Despite the challenges in the publishing Industry as an Arab American author, I continue to tell my stories
In the fall of 2021, I learned that my debut picture book, The Arabic Quilt was on a banned book list at Central York District. It was taken off of shelves and children were not allowed to read them. The book that took years to write and find a publisher. The book I was receiving dozens of emails and messages about how kids’ eyes lit up when they saw an Arab or Muslim character on the cover. The book that I had stayed hours at the library to research. The book I devoted a lot of time to learning about the publishing industry for. The book I met up with critique partners for, and stayed up late to revise and edit, long after I had put my young kids to bed.
Some people say I’m lucky that the book is now a banned book because of the attention it would get. But I disagree; there are only a few picture books by Arab Muslim American authors. For a period of time, students weren’t able to check out The Arabic Quilt from their libraries, and this picture book could have been the only book with a positive portrayal of an Arab Muslim. The censorship and ban were upsetting and another hurdle as an author of color. It’s a privilege not to have to worry about whether or not your book will be banned because of who the characters of the book are and the theme of the book. The book ban reminded me why I was so adamant, and so persistent about publishing The Arabic Quilt in the first place. Navigating the world as a Muslim and an Arab is challenging in its own right but these challenges are multiplied further in the world of publishing, something I believe many BIPOC authors can relate to.
The microaggressions I, as well as many other BIPOCs face on a daily basis and within the publishing industry itself, is partly because we never got to tell our side of the story or our stories weren’t heard or we were rarely ever the heroes of stories. In fact, we were always the villains, or the victims. Growing up in the U.S. I never saw characters who looked like me, a Muslim, Arab American in TV, movies, or in books with positive portrayal. I am 35 years old and the first time I saw a character with my name, Aya, in mainstream media in the U.S. was when I was 34. It was a powerful moment and I almost couldn’t believe it.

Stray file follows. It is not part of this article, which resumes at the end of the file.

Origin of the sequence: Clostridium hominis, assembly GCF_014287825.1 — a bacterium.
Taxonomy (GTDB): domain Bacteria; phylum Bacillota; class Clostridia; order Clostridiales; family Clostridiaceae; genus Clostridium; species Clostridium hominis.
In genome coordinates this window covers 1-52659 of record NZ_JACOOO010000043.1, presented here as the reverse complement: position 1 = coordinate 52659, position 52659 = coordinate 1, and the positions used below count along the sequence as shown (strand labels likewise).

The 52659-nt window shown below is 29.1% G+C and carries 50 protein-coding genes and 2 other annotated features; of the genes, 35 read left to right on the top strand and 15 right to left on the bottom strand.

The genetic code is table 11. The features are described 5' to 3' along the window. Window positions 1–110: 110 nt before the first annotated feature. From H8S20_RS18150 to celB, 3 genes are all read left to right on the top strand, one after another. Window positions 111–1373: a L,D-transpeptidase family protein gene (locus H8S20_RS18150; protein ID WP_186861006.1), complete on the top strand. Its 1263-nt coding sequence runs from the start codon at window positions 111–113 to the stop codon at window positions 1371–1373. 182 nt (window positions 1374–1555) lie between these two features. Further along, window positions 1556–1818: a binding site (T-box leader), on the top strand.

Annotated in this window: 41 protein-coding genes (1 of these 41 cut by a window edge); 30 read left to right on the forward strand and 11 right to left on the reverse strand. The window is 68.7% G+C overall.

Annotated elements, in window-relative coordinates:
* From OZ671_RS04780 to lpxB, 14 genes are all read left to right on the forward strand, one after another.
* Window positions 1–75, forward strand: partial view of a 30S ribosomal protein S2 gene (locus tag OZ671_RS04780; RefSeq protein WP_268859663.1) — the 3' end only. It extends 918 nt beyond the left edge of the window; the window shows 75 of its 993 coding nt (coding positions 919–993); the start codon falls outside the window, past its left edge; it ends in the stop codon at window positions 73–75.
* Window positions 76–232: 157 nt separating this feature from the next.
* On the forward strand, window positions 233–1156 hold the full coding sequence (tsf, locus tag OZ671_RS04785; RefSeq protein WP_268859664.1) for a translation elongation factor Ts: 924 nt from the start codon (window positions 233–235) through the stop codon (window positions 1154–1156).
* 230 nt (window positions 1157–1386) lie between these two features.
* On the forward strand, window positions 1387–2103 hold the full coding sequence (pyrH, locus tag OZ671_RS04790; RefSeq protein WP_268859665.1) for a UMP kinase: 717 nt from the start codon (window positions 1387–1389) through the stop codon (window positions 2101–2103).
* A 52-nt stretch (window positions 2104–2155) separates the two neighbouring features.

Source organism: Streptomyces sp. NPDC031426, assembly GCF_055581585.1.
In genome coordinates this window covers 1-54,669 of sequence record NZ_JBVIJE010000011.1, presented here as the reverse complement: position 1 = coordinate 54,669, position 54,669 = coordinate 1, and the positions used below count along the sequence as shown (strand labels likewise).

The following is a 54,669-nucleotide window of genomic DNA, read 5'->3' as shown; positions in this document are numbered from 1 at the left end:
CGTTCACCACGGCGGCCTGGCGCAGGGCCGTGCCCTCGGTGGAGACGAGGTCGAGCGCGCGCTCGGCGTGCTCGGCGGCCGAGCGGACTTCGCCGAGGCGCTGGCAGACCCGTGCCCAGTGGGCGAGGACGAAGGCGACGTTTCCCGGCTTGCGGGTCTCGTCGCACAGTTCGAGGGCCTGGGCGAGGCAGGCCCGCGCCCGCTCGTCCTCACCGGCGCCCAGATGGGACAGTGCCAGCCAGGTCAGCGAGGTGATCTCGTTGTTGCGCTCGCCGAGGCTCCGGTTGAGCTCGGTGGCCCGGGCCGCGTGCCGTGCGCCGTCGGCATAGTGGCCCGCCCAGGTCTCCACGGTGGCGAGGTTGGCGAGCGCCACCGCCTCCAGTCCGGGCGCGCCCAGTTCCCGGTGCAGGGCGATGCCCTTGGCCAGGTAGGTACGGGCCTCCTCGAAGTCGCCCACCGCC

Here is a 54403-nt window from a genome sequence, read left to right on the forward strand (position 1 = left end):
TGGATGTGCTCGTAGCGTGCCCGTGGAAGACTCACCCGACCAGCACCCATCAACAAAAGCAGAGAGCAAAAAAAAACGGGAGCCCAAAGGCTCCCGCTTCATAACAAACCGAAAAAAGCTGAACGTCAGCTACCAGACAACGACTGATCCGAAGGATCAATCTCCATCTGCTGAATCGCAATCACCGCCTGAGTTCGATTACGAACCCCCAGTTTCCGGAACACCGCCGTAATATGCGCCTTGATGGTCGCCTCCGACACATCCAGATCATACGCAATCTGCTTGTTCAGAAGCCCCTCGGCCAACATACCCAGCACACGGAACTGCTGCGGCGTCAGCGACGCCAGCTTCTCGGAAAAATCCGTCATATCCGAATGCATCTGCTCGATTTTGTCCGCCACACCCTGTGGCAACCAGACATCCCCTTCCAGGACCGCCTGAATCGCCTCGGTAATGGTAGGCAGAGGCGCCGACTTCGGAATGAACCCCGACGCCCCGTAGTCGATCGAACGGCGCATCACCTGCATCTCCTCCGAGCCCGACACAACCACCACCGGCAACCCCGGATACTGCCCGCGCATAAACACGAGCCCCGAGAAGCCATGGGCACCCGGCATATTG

I didn’t want BIPOC children to have to wait as long as I did to feel seen and to feel proud of the way they were being portrayed. In 2005 after I graduated high school I told my parents I would not go into medicine, law, or engineering like most of my friends around me from my Islamic High School. I would go on to study communication and English literature and use the power of my words to control the narrative. To tell our stories. To tell my story.
Years passed with this dream in mind. I worked as a freelance journalist for a decade and earned my master’s degree in Education but it was only when I had my own children and became a teacher that I started turning this dream of telling our stories into a reality I was surprised at how the bookshelves in the classrooms I was working in didn’t reflect the demographics of the students I was teaching. Most of the books had white children on the cover, but the majority of the students were BIPOC.
I came across a few self-published picture books by Muslim authors that had Muslim characters. There were only a few out there but it was still hard to find them at libraries or to come across them at bookstores. A few picture books were getting published by traditional publishers around the same time and it was mind blowing to me that Muslim kids could casually find these books at bookstores and the library. Books with characters that looked like them: unapologetic Muslims living their everyday life and being the heroes of their stories.